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J Clin Invest. 2013 Apr;123(4):1501-12. doi: 10.1172/JCI66576. Epub 2013 Mar 15.

Mycolactone activation of Wiskott-Aldrich syndrome proteins underpins Buruli ulcer formation.

Author information

1
Institut Pasteur, Unité d'Immunobiologie de l'Infection, Paris, France.

Abstract

Mycolactone is a diffusible lipid secreted by the human pathogen Mycobacterium ulcerans, which induces the formation of open skin lesions referred to as Buruli ulcers. Here, we show that mycolactone operates by hijacking the Wiskott-Aldrich syndrome protein (WASP) family of actin-nucleating factors. By disrupting WASP autoinhibition, mycolactone leads to uncontrolled activation of ARP2/3-mediated assembly of actin in the cytoplasm. In epithelial cells, mycolactone-induced stimulation of ARP2/3 concentrated in the perinuclear region, resulting in defective cell adhesion and directional migration. In vivo injection of mycolactone into mouse ears consistently altered the junctional organization and stratification of keratinocytes, leading to epidermal thinning, followed by rupture. This degradation process was efficiently suppressed by coadministration of the N-WASP inhibitor wiskostatin. These results elucidate the molecular basis of mycolactone activity and provide a mechanism for Buruli ulcer pathogenesis. Our findings should allow for the rationale design of competitive inhibitors of mycolactone binding to N-WASP, with anti-Buruli ulcer therapeutic potential.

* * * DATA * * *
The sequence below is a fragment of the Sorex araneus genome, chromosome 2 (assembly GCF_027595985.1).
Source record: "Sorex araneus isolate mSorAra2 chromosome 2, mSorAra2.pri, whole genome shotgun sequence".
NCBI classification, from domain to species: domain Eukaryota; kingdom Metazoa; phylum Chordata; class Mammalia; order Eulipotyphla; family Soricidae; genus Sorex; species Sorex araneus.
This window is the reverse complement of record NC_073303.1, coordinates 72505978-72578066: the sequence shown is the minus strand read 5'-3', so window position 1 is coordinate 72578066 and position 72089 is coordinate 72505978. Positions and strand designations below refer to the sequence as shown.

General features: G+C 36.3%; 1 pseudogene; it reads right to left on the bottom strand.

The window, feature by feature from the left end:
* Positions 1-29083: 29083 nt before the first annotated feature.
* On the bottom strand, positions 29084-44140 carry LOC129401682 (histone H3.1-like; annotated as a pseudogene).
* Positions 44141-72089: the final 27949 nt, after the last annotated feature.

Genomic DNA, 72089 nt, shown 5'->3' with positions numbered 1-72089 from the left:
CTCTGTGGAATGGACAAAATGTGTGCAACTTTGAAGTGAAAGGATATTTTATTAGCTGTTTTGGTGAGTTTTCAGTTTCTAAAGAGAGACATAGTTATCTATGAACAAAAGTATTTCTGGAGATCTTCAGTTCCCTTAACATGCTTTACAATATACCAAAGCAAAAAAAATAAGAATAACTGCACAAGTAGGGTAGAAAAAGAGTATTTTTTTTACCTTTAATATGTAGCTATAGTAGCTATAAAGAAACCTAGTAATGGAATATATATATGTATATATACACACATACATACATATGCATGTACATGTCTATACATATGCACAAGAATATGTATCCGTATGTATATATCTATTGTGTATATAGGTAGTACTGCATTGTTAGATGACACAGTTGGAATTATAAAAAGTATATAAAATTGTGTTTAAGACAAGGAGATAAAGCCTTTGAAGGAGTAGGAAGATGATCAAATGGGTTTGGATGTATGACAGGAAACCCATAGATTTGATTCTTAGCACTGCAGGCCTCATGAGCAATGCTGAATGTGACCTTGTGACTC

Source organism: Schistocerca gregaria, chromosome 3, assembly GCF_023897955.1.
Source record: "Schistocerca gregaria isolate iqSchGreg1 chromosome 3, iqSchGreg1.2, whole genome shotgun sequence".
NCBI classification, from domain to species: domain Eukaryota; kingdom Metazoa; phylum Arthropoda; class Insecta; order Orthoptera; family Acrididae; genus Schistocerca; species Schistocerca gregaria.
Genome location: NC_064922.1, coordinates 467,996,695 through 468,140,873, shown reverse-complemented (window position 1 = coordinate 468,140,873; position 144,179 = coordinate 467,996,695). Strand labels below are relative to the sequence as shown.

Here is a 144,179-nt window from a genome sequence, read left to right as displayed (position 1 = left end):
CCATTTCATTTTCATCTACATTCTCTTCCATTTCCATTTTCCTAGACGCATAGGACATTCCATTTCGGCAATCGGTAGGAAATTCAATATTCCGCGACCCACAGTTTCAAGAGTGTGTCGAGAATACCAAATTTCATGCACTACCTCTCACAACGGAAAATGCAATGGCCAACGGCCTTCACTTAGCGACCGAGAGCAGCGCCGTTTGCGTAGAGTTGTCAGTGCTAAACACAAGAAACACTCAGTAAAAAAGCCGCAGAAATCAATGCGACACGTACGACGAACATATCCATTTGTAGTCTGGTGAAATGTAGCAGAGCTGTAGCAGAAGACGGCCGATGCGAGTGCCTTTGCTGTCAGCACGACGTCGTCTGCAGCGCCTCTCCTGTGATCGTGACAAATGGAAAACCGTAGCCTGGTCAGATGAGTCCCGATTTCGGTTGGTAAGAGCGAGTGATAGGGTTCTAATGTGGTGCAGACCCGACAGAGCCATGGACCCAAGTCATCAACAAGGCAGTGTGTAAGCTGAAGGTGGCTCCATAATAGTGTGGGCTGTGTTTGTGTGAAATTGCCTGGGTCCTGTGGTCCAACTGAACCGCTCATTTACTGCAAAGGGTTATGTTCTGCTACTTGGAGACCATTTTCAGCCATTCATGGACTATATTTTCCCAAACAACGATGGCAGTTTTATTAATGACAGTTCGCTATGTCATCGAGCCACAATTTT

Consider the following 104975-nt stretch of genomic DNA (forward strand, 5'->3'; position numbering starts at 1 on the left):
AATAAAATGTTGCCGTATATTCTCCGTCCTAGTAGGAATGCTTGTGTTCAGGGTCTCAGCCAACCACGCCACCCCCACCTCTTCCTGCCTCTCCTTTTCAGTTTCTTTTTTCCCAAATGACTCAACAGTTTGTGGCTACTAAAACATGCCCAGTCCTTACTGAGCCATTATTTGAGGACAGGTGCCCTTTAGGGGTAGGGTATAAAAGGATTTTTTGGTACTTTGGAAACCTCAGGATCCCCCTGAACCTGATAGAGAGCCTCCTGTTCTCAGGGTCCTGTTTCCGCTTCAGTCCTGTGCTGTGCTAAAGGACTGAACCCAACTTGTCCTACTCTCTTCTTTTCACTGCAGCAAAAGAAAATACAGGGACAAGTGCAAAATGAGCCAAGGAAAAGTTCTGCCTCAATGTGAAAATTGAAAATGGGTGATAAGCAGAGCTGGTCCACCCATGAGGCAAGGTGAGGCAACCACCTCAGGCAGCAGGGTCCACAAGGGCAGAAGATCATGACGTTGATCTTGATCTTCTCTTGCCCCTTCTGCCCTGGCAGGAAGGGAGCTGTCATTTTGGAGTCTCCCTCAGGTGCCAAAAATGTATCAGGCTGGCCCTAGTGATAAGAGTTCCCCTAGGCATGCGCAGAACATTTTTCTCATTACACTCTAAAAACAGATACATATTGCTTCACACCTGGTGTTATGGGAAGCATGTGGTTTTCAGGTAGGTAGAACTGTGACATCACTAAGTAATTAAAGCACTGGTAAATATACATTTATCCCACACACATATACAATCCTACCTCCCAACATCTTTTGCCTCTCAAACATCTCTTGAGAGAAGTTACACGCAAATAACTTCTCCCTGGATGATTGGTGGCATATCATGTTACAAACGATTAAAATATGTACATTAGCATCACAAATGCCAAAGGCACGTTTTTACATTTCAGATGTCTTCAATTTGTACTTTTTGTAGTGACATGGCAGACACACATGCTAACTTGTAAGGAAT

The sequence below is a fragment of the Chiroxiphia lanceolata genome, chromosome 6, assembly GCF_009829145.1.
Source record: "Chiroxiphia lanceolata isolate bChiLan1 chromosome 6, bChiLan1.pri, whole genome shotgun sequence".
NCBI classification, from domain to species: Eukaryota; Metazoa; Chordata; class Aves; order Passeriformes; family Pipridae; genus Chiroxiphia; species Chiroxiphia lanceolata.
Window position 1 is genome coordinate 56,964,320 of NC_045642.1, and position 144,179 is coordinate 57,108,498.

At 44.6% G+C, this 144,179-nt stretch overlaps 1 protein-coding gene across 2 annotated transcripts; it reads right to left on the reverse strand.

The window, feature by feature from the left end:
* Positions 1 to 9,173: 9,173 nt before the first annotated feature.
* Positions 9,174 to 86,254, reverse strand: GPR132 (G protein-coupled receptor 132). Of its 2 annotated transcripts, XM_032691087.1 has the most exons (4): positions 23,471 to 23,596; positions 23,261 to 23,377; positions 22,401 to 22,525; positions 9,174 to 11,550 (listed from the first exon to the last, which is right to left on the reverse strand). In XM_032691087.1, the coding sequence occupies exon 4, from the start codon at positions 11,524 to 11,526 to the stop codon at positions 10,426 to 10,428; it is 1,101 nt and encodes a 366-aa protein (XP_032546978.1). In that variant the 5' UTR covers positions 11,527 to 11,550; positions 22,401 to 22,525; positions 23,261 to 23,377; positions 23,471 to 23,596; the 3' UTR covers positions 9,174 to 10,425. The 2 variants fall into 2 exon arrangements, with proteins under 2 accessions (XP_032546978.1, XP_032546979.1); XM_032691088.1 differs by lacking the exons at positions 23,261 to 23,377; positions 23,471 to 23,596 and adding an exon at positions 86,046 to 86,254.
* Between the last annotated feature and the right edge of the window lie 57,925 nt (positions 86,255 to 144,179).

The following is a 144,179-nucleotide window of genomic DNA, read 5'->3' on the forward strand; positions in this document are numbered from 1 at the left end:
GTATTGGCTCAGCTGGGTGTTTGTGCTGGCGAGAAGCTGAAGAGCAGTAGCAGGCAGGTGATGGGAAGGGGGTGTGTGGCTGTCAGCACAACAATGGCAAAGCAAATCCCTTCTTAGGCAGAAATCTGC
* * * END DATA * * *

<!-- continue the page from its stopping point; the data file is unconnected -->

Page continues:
PMID:
23549080
PMCID:
PMC3613928
DOI:
10.1172/JCI66576
[Indexed for MEDLINE]
Free PMC Article

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